We accompany and support social organizations to implement and consolidate community energy alternatives that promote autonomy, respect territorial life plans and contribute to socio-environmental transitions.
We seek to promote policy proposals that generate effective actions to address the climate crisis, promoting and respecting the principles of community energy from a perspective of just energy transition.
ENERGY AND CLIMATE JUSTICE
The Energy and Climate Justice Area concentrates its efforts on addressing the advances of extreme energy (gas, offshore and unconventional fields), the climate crisis and the construction of a decentralized, democratic and fair energy system. In addition, it strengthens the implementation processes of community energy as a contribution to a just energy transition. It is therefore organized into two major internal working groups: community energy and extreme energy and climate crisis. The Area is made up of seven people from disciplines such as Engineering, Physics, Communication and Pedagogy, some of them with extensive experience in energy issues.
Censat Agua Viva has been working on the energy issue since its beginnings: during the first years it worked with energy sector unions, including the Unión Sindical Obrera (USO) and the Sindicato de Trabajadores del Sector Eléctrico (Sintraelecol), supporting their training schools. Although the area has always had difficulties in accessing stable financing, it has managed to stimulate important social processes, as will be mentioned below. Since the end of the 20th century, in addition to union work, Censat Agua Viva began to support processes of resistance to dams and oil projects. Emblematic struggles against oil were supported, such as the resistance of the U’wa people against Occidental Petroleum Company in Boyacá, and the struggle of environmental organizations in Casanare affected by the oil projects of the British Petroleum Company.
Also at the end of the 20th century, the organization participated, at the invitation of Acción Ecológica of Ecuador, in the creation of the International Oilwatch Network, which resists oil activities. Later, in the first decade of the 21st century, after years of relations with people affected by dams, together with other organizations such as the Association of Peasants, Afro-descendants, Indigenous and Fishermen of the Ciénaga Grande del Sinú, Asprocig, the communities affected by the hydroelectric projects of Salvajina and Anchicayá, the process of resistance to the Guarinó water transfer supported by the Observatory of Environmental Conflicts, OCA, of the University of Caldas, and the indigenous resistance to the Ranchería river dam, in 2006, in the municipality of Buenos Aires, Cauca, was created the National Network of Peoples Affected by Hydroelectric Projects. In the same decade, the Atarraya en Defensa del Agua y la Energía was created, together with several Caribbean organizations, consisting of processes that fought against the abuses of public utilities, particularly the energy companies on the Caribbean coast. International debates and meetings on sovereignty and energy for sustainable societies were also promoted.
«The Energy and Climate Justice Area concentrates its efforts on addressing extreme energy developments.»
Starting in 2012, Censat Agua Viva begins to denounce fracking projects and promotes two national days (2013 and 2016) against fracking, managing to contribute to the nascent articulation of the Alliance Colombia Free of Fracking, ACLF, which is formally created in 2017 in the city of Barrancabermeja. Currently, the ACLF is made up of about 70 organizations from all over the country. A group of around 12 organizations, including Censat Agua Viva, are coordinating this space for articulation. ACLF has been successful in slowing the advance of fracking in the country and advancing the debate on extreme energy and energy transition.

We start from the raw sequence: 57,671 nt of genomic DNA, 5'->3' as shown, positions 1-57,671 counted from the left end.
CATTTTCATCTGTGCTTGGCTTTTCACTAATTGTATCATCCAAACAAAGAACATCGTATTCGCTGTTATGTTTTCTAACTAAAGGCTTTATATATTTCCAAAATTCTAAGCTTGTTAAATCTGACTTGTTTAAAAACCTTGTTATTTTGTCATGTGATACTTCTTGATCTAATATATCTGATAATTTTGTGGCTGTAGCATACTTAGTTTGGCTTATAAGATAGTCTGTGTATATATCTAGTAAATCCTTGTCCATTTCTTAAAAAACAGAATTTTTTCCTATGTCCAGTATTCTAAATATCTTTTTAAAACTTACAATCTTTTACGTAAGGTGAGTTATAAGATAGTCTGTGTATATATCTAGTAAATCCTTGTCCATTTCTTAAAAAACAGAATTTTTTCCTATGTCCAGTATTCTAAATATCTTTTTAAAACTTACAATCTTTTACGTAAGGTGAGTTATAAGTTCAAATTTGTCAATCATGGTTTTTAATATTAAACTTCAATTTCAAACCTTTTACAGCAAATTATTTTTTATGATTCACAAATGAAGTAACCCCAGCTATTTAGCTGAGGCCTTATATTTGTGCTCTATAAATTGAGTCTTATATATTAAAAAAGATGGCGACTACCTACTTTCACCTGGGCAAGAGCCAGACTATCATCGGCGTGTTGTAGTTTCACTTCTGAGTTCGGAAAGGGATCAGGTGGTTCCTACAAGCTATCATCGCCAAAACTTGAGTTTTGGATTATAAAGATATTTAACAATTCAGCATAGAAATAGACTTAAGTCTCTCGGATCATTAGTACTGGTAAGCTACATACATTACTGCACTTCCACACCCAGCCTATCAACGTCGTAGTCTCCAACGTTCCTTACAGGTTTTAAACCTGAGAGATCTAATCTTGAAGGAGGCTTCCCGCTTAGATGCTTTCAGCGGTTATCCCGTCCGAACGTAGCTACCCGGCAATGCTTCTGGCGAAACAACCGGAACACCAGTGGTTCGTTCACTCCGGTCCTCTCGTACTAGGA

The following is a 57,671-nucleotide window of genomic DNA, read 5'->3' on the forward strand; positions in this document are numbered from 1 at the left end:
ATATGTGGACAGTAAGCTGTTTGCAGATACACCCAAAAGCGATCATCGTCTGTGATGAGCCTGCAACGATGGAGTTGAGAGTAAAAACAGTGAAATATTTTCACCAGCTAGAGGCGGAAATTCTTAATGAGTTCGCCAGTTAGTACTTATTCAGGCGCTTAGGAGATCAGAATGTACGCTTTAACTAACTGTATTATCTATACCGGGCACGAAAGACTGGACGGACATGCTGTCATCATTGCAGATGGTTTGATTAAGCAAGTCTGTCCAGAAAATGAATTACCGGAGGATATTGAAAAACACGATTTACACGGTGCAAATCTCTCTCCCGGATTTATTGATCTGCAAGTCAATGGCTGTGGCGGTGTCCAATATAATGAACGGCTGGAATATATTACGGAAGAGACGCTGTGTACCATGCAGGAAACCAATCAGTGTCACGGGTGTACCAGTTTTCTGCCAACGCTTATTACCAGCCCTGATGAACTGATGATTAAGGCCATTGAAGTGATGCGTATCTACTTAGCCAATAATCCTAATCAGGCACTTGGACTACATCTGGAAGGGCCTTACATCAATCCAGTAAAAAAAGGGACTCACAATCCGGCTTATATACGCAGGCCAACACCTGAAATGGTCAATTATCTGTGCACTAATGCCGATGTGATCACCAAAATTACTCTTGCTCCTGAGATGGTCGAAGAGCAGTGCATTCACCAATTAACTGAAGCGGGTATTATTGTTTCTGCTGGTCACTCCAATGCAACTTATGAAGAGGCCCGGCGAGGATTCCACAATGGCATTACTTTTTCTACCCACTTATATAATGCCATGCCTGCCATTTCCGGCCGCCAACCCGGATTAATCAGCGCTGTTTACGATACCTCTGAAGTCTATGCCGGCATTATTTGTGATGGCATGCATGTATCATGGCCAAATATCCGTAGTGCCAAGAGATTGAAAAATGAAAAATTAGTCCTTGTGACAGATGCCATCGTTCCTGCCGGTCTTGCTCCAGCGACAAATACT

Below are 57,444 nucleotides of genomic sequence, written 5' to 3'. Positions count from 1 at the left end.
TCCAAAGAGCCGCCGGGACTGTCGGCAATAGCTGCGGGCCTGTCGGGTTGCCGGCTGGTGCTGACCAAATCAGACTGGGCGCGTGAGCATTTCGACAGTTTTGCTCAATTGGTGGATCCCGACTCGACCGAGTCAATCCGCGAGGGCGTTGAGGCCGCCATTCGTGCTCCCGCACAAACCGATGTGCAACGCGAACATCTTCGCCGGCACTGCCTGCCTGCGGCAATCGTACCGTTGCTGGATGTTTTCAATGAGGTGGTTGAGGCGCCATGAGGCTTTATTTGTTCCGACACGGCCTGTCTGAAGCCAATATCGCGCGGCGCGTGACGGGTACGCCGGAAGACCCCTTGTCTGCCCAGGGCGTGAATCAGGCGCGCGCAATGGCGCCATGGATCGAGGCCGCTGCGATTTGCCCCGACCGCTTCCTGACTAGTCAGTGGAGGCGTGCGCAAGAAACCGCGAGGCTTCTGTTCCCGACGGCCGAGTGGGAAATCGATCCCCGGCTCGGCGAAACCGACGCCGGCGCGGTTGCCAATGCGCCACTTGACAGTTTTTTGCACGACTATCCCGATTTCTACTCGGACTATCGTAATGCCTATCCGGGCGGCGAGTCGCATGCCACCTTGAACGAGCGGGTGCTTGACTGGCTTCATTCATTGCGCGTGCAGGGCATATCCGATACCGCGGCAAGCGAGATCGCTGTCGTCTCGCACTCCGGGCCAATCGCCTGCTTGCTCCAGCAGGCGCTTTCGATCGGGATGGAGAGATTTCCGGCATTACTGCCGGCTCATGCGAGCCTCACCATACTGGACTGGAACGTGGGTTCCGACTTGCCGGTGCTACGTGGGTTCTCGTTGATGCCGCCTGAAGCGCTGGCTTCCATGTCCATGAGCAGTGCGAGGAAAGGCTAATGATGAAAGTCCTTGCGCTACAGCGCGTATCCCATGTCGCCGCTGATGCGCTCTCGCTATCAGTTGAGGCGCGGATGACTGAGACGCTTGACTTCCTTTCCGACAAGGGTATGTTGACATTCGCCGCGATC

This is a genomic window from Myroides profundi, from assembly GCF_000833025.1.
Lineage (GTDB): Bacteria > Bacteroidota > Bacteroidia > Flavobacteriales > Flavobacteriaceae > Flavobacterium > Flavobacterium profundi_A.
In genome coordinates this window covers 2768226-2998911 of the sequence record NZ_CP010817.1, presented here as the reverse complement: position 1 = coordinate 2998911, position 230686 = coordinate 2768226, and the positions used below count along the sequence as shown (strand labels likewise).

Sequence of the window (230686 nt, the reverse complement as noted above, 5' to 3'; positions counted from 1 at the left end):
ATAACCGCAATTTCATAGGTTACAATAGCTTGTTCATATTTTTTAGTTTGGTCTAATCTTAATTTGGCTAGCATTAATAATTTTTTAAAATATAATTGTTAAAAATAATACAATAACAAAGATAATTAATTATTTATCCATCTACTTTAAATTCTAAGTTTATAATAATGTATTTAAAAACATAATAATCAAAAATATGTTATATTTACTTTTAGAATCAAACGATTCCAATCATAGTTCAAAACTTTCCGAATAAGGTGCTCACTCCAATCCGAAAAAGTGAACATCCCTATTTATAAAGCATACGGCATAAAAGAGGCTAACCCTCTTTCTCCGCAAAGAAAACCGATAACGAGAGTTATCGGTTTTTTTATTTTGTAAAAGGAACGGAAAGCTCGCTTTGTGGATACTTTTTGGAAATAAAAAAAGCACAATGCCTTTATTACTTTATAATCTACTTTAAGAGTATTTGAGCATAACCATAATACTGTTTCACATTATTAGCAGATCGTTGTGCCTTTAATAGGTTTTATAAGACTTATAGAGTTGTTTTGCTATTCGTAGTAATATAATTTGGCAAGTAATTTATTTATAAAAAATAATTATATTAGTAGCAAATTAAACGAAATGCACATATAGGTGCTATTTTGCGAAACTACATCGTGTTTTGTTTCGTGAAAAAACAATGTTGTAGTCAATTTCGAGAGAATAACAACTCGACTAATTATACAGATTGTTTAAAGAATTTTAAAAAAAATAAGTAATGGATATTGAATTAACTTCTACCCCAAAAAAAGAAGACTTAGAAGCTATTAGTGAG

It is important to mention that the focus of the Area has not changed, as it continues to be based on the questioning of the energy matrix that supports this society; however, it has managed to place the aforementioned emphasis.
Within the work strategies, the pedagogical theme is expressed in the School for the training of technicians and technicians in alternative energies, which was developed since 2014, based on exchanges of experiences between communities of the Caribbean coast, Santander and Antioquia. Currently, the School is made up of the Collective of Peasant and Community Reserves of Santander, Setaa Communities and the Social Movement in Defense of the Sogamoso and Chucurí Rivers.
The sources of funding as of the date of preparation of the EIP are Terre des Hommes Germany, BUND (Friends of the Earth Germany), the Energy Transition Fund project, Fastenaktion, Milieudefensie (Friends of the Earth Netherlands) and the Heinrich Böll Foundation.
The Energy and Climate Justice Area works mainly in Santander, Antioquia, more recently in the Caribbean and, with less emphasis, in Huila and Tolima, where diploma courses are being developed with the Universidad Surcolombiana and Universidad del Tolima in coordination with Asoquimbo and the Environmental Committee of Tolima, respectively.
THE MOST RECENT
Encuentro Internacional de Energías Comunitarias, hacia la transformación del modelo energético prevalente
Informe internacional revela que el verdadero riesgo para Colombia es continuar con su dependencia económica a los combustibles fósiles
In addition to our areas of work, we have delved into particular aspects of various environmental problems in Colombia and around the world, in order to broaden social understanding and make visible the voices of communities and organizations that face them, which propose